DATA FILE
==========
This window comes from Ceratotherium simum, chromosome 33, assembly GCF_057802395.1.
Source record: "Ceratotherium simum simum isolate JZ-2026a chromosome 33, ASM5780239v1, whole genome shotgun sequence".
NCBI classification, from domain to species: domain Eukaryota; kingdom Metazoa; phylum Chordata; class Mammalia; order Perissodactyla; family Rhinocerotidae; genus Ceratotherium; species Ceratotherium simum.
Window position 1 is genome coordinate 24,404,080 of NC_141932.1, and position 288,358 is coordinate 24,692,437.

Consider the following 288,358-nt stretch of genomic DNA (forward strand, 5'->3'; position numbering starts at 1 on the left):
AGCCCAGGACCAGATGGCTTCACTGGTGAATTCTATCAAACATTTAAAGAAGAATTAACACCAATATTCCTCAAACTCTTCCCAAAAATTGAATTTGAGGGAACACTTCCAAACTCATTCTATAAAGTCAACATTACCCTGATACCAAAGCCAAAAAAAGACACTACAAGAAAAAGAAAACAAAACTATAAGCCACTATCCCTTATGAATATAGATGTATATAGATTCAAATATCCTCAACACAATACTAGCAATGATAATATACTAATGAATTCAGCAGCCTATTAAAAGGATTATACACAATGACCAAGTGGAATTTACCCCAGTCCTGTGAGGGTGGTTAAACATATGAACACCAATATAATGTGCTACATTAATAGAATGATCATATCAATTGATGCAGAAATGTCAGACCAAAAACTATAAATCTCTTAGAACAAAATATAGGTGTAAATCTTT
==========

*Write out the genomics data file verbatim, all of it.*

This window comes from Ceratotherium simum, chromosome 33, assembly GCF_057802395.1.
Source record: "Ceratotherium simum simum isolate JZ-2026a chromosome 33, ASM5780239v1, whole genome shotgun sequence".
NCBI classification, from domain to species: domain Eukaryota; kingdom Metazoa; phylum Chordata; class Mammalia; order Perissodactyla; family Rhinocerotidae; genus Ceratotherium; species Ceratotherium simum.
Window position 1 is genome coordinate 24,404,080 of NC_141932.1, and position 288,358 is coordinate 24,692,437.

Consider the following 288,358-nt stretch of genomic DNA (forward strand, 5'->3'; position numbering starts at 1 on the left):
AGCCCAGGACCAGATGGCTTCACTGGTGAATTCTATCAAACATTTAAAGAAGAATTAACACCAATATTCCTCAAACTCTTCCCAAAAATTGAATTTGAGGGAACACTTCCAAACTCATTCTATAAAGTCAACATTACCCTGATACCAAAGCCAAAAAAAGACACTACAAGAAAAAGAAAACAAAACTATAAGCCACTATCCCTTATGAATATAGATGTATATAGATTCAAATATCCTCAACACAATACTAGCAATGATAATATACTAATGAATTCAGCAGCCTATTAAAAGGATTATACACAATGACCAAGTGGAATTTACCCCAGTCCTGTGAGGGTGGTTAAACATATGAACACCAATATAATGTGCTACATTAATAGAATGATCATATCAATTGATGCAGAAATGTCAGACCAAAAACTATAAATCTCTTAGAACAAAATATAGGTGTAAATCTTT